Small Changes With Big Impacts: Mirror Image ProteinsAug 23, 2014
When you look in the mirror, your reflection is essentially the same but everything is reversed. Published in the journal the Proceedings of the National Academy of Sciences University of Utah professor of biochemistry Dr. Michael Kay has discovered how to make mirror images of the proteins in our bodies. These small changes can have big impacts. He discusses how mirror image proteins, and even mirror image organisms, may accelerate drug discovery for many illnesses, including Ebola.
Announcer: Examining the latest research and telling you about the latest breakthroughs. The Science and Research Show is on The Scope.
Interviewer: When you look in the mirror, your reflection is essentially the same but everything is reversed. My guest, Professor of Biochemistry, Dr. Michael Kay, has figured out how to make mirror images of the proteins in our bodies. These small changes can have big impacts and his discovery has exciting applications in disease therapeutics.
Dr. Kay, your research involves making mirror images of proteins. Can you explain what you mean by that?
Dr. Kay: Proteins come in both left-handed and right-handed versions, and for reasons we don't understand, early in evolution nature picked left-handed. But in theory, they could have been right-handed and these are proteins that would be the mirror images of natural proteins. Just like your hands, they're structurally the same, they look the same, but they have a different handedness to them.
Interviewer: Why would you want to make mirror images of proteins?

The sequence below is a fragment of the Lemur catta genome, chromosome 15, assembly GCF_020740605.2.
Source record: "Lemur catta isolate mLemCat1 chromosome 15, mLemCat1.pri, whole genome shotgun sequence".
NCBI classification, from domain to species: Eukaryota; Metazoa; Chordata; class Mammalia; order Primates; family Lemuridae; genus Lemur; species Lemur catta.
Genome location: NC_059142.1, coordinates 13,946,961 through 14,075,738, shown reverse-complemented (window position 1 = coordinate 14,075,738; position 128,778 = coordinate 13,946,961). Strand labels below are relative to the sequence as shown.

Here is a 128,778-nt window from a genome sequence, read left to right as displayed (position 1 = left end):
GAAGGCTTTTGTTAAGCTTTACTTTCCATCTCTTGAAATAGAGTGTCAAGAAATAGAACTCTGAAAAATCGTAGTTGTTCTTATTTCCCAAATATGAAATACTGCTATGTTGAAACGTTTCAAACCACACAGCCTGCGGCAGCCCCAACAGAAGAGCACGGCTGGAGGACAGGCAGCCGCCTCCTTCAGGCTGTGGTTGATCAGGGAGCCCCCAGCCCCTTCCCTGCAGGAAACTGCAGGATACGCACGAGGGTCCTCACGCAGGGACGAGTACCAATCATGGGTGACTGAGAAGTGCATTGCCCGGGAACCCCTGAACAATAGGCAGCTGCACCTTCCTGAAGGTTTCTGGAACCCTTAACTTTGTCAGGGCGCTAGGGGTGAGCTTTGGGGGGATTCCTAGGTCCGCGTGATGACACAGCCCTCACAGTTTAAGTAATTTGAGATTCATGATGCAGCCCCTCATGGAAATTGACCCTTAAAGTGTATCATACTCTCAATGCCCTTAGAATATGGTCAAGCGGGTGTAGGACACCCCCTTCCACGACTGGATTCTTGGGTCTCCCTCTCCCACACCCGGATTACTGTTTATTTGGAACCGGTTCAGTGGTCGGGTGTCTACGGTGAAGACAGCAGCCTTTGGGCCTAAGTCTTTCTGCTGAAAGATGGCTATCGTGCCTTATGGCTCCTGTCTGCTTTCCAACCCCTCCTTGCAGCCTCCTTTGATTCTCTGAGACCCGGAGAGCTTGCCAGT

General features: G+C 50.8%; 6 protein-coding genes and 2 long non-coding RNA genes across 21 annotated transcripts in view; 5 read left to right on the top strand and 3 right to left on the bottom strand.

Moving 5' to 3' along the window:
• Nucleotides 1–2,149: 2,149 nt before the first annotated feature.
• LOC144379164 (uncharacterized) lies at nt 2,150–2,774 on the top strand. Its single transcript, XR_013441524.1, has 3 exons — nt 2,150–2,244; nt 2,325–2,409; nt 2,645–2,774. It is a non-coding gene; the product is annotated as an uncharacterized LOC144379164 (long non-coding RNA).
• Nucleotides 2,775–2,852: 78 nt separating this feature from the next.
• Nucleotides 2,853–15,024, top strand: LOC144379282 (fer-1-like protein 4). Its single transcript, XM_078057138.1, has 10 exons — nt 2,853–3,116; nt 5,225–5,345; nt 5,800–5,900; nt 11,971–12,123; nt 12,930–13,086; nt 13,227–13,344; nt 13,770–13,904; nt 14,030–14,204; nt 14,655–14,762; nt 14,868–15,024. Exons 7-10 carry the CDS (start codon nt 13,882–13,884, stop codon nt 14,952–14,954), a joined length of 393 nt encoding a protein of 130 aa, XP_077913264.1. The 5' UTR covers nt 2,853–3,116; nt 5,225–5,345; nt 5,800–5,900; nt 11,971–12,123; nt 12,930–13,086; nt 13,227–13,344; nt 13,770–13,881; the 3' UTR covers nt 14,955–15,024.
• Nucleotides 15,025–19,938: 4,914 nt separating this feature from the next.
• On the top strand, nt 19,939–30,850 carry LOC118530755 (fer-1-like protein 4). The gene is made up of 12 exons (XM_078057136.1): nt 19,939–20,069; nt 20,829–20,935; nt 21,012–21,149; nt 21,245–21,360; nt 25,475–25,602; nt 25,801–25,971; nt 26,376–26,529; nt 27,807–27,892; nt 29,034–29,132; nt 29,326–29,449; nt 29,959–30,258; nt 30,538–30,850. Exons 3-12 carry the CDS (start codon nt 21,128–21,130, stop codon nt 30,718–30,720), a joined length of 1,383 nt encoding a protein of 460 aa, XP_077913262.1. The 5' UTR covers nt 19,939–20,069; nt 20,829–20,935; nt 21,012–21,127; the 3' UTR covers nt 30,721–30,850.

Dr. Kay: Proteins and their smaller cousins, peptides, are extremely useful as therapeutics. There are many of them available against all sorts of diverse diseases, but they generally suffer from a problem that they get degraded in the body pretty rapidly by a process called proteolysis, so they're broken down into their component amino acids and then they stop working. This makes these drugs relatively expensive. It means they don't last very long in the body, and you have to give frequent doses of relatively large amounts.
It turns out that these mirror image proteins, because nature has never seen them before, they're not degraded this way. They have the potential to last essentially indefinitely in the body.
Interviewer: How do you go about making a mirror image protein?
Dr. Kay: A normal protein is made just naturally in a cell. A mirror image protein, since nature doesn't know how to make these proteins, we have to make them ourselves chemically from scratch. That process means taking the amino acids that make up a protein and stitching them together, one by one, individually to make up a protein. Once the protein is actually made, there's this second step where you have to fold it into a precise 3D geometry that's the functional state of the protein so that the protein is active.